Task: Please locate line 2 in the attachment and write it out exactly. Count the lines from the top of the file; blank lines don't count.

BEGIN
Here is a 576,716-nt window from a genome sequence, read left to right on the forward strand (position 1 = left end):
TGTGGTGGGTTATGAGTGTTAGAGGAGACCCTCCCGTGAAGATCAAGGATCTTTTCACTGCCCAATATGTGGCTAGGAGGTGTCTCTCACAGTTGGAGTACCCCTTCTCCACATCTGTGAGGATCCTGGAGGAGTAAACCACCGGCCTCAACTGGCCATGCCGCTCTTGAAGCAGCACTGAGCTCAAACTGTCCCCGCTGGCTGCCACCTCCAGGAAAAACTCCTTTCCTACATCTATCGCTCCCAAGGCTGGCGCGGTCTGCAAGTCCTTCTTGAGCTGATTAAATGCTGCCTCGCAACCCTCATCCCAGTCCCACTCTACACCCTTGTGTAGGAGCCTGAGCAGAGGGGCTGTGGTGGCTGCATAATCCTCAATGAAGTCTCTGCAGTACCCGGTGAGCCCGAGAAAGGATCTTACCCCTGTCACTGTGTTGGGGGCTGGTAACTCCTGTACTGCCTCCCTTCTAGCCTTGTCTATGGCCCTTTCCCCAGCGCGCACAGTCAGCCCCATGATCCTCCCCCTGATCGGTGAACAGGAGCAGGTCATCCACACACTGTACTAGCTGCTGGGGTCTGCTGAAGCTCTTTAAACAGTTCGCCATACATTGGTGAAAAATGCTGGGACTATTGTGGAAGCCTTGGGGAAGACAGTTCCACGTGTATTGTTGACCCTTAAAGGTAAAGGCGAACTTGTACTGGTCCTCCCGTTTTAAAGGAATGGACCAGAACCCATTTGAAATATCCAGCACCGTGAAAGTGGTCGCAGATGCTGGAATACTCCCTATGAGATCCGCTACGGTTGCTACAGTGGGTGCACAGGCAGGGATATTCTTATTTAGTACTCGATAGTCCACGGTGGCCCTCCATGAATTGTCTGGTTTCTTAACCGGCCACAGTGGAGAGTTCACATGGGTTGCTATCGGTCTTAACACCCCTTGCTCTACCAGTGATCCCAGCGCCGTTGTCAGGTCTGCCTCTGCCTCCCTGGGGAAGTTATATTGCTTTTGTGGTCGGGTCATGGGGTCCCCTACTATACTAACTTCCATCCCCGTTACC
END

TGTGGTGGGTTATGAGTGTTAGAGGAGACCCTCCCGTGAAGATCAAGGATCTTTTCACTGCCCAATATGTGGCTAGGAGGTGTCTCTCACAGTTGGAGTACCCCTTCTCCACATCTGTGAGGATCCTGGAGGAGTAAACCACCGGCCTCAACTGGCCATGCCGCTCTTGAAGCAGCACTGAGCTCAAACTGTCCCCGCTGGCTGCCACCTCCAGGAAAAACTCCTTTCCTACATCTATCGCTCCCAAGGCTGGCGCGGTCTGCAAGTCCTTCTTGAGCTGATTAAATGCTGCCTCGCAACCCTCATCCCAGTCCCACTCTACACCCTTGTGTAGGAGCCTGAGCAGAGGGGCTGTGGTGGCTGCATAATCCTCAATGAAGTCTCTGCAGTACCCGGTGAGCCCGAGAAAGGATCTTACCCCTGTCACTGTGTTGGGGGCTGGTAACTCCTGTACTGCCTCCCTTCTAGCCTTGTCTATGGCCCTTTCCCCAGCGCGCACAGTCAGCCCCATGATCCTCCCCCTGATCGGTGAACAGGAGCAGGTCATCCACACACTGTACTAGCTGCTGGGGTCTGCTGAAGCTCTTTAAACAGTTCGCCATACATTGGTGAAAAATGCTGGGACTATTGTGGAAGCCTTGGGGAAGACAGTTCCACGTGTATTGTTGACCCTTAAAGGTAAAGGCGAACTTGTACTGGTCCTCCCGTTTTAAAGGAATGGACCAGAACCCATTTGAAATATCCAGCACCGTGAAAGTGGTCGCAGATGCTGGAATACTCCCTATGAGATCCGCTACGGTTGCTACAGTGGGTGCACAGGCAGGGATATTCTTATTTAGTACTCGATAGTCCACGGTGGCCCTCCATGAATTGTCTGGTTTCTTAACCGGCCACAGTGGAGAGTTCACATGGGTTGCTATCGGTCTTAACACCCCTTGCTCTACCAGTGATCCCAGCGCCGTTGTCAGGTCTGCCTCTGCCTCCCTGGGGAAGTTATATTGCTTTTGTGGTCGGGTCATGGGGTCCCCTACTATACTAACTTCCATCCCCGTTACC